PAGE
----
These are interesting times politically and for our country. A new Supreme Court justice nominee, a widening conflict with Iran, and the continuing war of words between Trump, his staff, the media, and the Democrats. 

Generally, I root for our country, not against it. Much like Mr. Trump made errors in his bid to be President last year, he seems to have the same learning curve as President. He adjusted well as 2016 progressed, so it’s logical he’ll adapt to things as his Presidency progresses. 

The caveat to that thinking, however, is that the opposition is much more diverse, and that some of these things can’t be controlled, like the economy. Then there’s that George Soros fellow, who many on the conservative side believe is the architect and financier of these protests over Trump’s immigration reforms.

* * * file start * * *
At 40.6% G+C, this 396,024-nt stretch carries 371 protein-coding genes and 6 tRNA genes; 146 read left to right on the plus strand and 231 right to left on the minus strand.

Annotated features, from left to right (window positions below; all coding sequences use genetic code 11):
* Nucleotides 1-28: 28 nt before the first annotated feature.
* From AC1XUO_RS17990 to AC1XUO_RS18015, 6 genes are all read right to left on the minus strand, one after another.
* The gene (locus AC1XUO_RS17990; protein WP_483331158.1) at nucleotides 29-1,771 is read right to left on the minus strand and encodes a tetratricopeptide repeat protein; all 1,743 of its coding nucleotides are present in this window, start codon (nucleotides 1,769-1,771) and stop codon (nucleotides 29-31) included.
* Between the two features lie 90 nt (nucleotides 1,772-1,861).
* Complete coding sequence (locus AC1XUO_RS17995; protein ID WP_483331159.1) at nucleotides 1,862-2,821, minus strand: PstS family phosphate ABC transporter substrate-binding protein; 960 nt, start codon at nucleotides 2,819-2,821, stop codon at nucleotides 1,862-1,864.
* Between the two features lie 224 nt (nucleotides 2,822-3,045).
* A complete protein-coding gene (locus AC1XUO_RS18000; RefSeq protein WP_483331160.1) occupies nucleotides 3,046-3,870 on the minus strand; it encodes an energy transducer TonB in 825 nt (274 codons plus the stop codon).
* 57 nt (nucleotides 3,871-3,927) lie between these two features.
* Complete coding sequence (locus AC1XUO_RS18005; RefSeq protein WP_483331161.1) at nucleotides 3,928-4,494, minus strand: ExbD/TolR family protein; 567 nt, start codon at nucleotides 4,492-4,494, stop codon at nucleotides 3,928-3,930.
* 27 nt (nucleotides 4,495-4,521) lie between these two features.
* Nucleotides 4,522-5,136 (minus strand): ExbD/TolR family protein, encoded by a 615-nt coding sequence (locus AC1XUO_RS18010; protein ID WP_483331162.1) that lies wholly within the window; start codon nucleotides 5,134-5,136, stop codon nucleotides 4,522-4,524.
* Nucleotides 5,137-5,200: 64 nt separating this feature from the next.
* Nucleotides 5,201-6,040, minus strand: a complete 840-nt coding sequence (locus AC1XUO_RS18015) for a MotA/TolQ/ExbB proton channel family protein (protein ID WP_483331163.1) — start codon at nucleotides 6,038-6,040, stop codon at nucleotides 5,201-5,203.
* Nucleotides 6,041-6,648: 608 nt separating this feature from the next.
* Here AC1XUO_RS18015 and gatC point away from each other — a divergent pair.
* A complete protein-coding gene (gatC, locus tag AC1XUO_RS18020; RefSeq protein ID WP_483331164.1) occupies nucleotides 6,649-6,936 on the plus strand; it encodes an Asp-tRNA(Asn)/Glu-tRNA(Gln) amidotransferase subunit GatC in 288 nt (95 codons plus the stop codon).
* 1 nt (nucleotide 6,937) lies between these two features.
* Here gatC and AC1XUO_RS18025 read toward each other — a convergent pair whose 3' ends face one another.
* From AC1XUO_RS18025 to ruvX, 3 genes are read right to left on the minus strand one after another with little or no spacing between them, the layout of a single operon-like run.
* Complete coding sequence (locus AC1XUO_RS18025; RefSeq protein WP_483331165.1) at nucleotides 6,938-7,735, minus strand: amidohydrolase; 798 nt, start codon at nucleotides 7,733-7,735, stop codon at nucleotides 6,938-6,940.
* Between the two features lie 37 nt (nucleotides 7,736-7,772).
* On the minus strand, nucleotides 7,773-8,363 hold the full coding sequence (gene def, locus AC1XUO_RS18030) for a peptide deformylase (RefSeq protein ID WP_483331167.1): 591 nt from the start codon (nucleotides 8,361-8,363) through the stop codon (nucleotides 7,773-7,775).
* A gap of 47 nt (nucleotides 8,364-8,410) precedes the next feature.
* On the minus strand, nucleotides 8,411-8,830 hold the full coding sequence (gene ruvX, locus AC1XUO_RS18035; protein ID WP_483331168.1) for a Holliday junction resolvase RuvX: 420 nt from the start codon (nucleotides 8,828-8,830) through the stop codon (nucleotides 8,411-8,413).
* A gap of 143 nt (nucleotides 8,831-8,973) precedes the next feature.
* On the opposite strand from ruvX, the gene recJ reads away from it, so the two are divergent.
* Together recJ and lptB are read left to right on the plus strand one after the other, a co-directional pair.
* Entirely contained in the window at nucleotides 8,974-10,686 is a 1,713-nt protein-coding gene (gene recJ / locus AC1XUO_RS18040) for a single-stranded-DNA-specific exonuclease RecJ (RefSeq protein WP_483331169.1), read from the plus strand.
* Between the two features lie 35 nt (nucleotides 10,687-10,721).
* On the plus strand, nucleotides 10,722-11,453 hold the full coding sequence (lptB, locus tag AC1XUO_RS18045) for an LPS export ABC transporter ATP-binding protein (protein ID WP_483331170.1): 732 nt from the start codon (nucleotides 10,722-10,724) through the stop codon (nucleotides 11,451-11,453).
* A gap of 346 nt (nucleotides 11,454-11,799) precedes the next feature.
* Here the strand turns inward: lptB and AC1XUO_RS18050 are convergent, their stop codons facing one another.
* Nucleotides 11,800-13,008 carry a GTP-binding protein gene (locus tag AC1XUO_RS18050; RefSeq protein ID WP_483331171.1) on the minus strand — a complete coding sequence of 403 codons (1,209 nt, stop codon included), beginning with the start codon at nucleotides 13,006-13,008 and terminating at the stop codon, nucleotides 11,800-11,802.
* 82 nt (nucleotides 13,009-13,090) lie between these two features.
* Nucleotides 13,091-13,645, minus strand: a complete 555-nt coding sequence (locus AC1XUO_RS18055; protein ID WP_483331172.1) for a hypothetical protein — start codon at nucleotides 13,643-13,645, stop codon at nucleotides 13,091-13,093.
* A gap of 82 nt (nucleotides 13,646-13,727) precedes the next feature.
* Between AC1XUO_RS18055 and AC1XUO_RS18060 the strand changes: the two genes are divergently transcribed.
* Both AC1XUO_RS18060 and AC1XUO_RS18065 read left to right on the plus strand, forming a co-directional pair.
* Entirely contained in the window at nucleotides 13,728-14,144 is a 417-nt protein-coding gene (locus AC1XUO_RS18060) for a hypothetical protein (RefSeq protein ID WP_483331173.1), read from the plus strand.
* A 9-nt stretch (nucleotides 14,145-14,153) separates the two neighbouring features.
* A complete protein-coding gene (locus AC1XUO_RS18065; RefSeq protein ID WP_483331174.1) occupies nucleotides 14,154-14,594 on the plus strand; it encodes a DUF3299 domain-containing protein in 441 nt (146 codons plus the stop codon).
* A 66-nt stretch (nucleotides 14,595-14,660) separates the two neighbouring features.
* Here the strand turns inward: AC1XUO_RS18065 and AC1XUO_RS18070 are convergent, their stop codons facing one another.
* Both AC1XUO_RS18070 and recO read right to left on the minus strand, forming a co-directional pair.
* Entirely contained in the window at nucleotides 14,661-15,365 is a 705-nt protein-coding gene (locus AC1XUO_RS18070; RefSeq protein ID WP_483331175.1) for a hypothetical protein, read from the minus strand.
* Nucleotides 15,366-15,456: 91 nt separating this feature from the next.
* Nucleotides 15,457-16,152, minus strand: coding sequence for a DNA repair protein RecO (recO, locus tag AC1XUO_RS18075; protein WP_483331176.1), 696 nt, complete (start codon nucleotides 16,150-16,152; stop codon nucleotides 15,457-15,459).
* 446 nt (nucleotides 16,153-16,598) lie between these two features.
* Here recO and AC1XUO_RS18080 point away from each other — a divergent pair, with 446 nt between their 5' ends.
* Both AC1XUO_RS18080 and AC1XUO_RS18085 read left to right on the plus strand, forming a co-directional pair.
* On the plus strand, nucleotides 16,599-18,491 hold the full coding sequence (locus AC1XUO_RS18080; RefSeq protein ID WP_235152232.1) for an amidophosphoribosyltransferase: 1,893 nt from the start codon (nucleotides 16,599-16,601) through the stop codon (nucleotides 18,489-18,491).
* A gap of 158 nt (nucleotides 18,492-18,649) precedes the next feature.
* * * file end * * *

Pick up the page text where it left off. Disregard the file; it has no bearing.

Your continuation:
All we can do is keep watching and see how things play out. 

Morning Again


I choked up watching President Trump being sworn in. It’s a moment I’ve never experienced before watching a “transfer of power” from one President to the next. 

Trump’s inaugural speech was blustering against the profession of politics. Probably long overdue. 

Everything else I can say, I think I’ve already said in the past year or so. I think I will enjoy the rest of the day. 

There is promise once more in America. Let’s hope for the best.